Court: And a maximum of life? And that if you're sentenced to less than life, you would have an eight-year period of supervised release under the supervision of the probation officer after you were released?
Reed: Yes, your Honor.
Tr. at 12-13. The Court did not advise Reed further regarding the terms of supervised release. Reed acknowledged to the Court that he had used alcohol and that drinking was a problem for him. He confirmed that he was entering the plea voluntarily, that he had discussed the entry of the plea fully with his attorney, and that he was satisfied with his attorney's services.
Reed then entered a plea of guilty to one count of possession with the intent to distribute 5 grams or more of cocaine base. In exchange for the plea, the government agreed to drop the distribution count in the original indictment. The government also stipulated to the amount of drugs attributable to Reed.
At a sentencing hearing on December 21, 1992, Keith Reed informed the Court that he wished to withdraw his guilty plea. Werdig stated he had met with Reed and professionally had recommended against his attempt to withdraw the plea. Werdig requested, and was granted, permission to withdraw from the case. Allen Dale, having been appointed to represent Reed, filed a motion on his behalf to withdraw the plea on the authority of Fed. R. Crim. P. 32(d) and the due process clause of the Constitution.
At a March 11, 1993 hearing on the motion to withdraw, Reed testified he is 24 years old and has consumed alcohol since age 14 or 15. He began drinking heavily in early 1992 after his mother died and was intoxicated at the time of his arrest. Reed testified that at the time he entered his plea he still was suffering from the effects of his alcohol withdrawal.
While not claiming innocence of the offense, Reed testified that, at the time he entered the plea, he believed that he was facing a mandatory minimum of five years. He confirmed no one had forced him to enter the plea and that he had heard the Court say he would receive a mandatory minimum of ten years. He nevertheless allegedly believed he was pleading to five years. Reed stated he did not understand the meaning of the sentencing guidelines and never had discussed the guidelines maximums and minimums or departures from the guidelines range with his attorney. Nor had he discussed supervised release. He testified someone had told him when he entered the plea that he either could not, or would not, be sentenced to life.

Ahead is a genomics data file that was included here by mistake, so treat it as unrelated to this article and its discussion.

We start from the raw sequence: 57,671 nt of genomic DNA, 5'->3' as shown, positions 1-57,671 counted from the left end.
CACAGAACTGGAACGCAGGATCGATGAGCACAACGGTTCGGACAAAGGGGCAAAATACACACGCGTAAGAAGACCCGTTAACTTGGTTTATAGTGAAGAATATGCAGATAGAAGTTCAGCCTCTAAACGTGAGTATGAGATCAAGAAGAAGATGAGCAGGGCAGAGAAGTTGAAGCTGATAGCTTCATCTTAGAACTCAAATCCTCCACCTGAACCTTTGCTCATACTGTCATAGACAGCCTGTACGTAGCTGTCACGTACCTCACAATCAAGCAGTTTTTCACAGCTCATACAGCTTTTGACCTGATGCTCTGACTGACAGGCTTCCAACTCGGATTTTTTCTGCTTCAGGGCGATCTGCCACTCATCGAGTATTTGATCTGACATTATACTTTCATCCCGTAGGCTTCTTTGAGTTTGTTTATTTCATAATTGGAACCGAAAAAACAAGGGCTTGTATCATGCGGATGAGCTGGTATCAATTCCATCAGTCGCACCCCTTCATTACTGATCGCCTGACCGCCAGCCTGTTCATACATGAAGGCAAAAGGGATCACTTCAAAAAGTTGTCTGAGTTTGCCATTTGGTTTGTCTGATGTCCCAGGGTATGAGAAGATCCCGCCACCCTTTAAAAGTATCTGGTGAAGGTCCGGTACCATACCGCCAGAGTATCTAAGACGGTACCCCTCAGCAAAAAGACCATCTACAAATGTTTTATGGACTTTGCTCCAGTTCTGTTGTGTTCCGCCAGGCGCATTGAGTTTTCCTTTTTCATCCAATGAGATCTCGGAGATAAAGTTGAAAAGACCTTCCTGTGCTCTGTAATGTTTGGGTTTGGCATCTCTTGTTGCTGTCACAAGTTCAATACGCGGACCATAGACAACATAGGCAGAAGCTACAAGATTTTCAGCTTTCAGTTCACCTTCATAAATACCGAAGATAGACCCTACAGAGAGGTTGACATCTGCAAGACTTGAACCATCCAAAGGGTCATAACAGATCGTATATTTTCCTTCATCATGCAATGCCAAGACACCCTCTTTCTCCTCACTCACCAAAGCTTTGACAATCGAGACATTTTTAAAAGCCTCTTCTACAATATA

Reed's former counsel, Werdig, testified at a supplemental hearing on the motion to withdraw on March 15, 1993. Werdig claimed he had met with Reed in his office prior to the trial scheduled for July 1992. Although he had no specific recollection of the conversation, Werdig stated his "normal practice" at that meeting would have been to explain the charges Reed was facing, the statutory minimums and maximums for sentencing, and the sentencing guidelines. Transcript of Further Hearing on Defendant's Motion to Withdraw Plea dated March 15, 1993 ("Werdig Test.") at 17. He testified that at that time, there being no submission by the prosecution regarding Reed's prior convictions, he had informed Reed he was facing a mandatory minimum of five years and did not mention any possibility of a ten year sentence. Werdig reported he had not made any independent investigation of Reed's prior record. He did not indicate that he had discussed the terms of supervised release with Reed at this meeting.
Werdig stated that on September 27, 1992, the government had served him with enhancement papers, indicating Reed's prior criminal record would give him a mandatory minimum sentence of ten years. He testified that although he thereafter informed Reed of these papers, his "greatest difficulty" thereafter was communicating to Reed the consequences of the enhancement papers, i.e. that the mandatory minimum was not five years, but ten. Werdig Test. at 16.
With respect to the hurried conference the morning Reed entered the plea in October 1992, Werdig testified he had "no specific present recollection" of advising Reed about the ten year mandatory minimum. Werdig Test. at 6. He only could say that he "must have" so advised Reed. Id. He also had "no recollection" of a colloquy with Reed regarding the sentencing maximum. Id. at 13. He stated he had not reviewed the Rule 11 questions with Reed before October 14, 1992, and had "no specific recollection" of reviewing the Rule 11 questions on that day. Id. at 12. He had not worked up the guidelines sentencing range for Reed, explaining that because the plea came up unexpectedly, "the events of that morning did not provide" for such discussion. Id. at 14. When asked if, before the trial, he had advised Reed that he would face different penalties, he simply concluded, "I must have." Id. at 15. Most important, Werdig conceded that he had not recalled, when asked by the Court prior to Reed's entering the plea, what the period of supervised release would be and that he therefore "could not have just previously advised Mr. Reed" regarding supervised release. Id. at 14.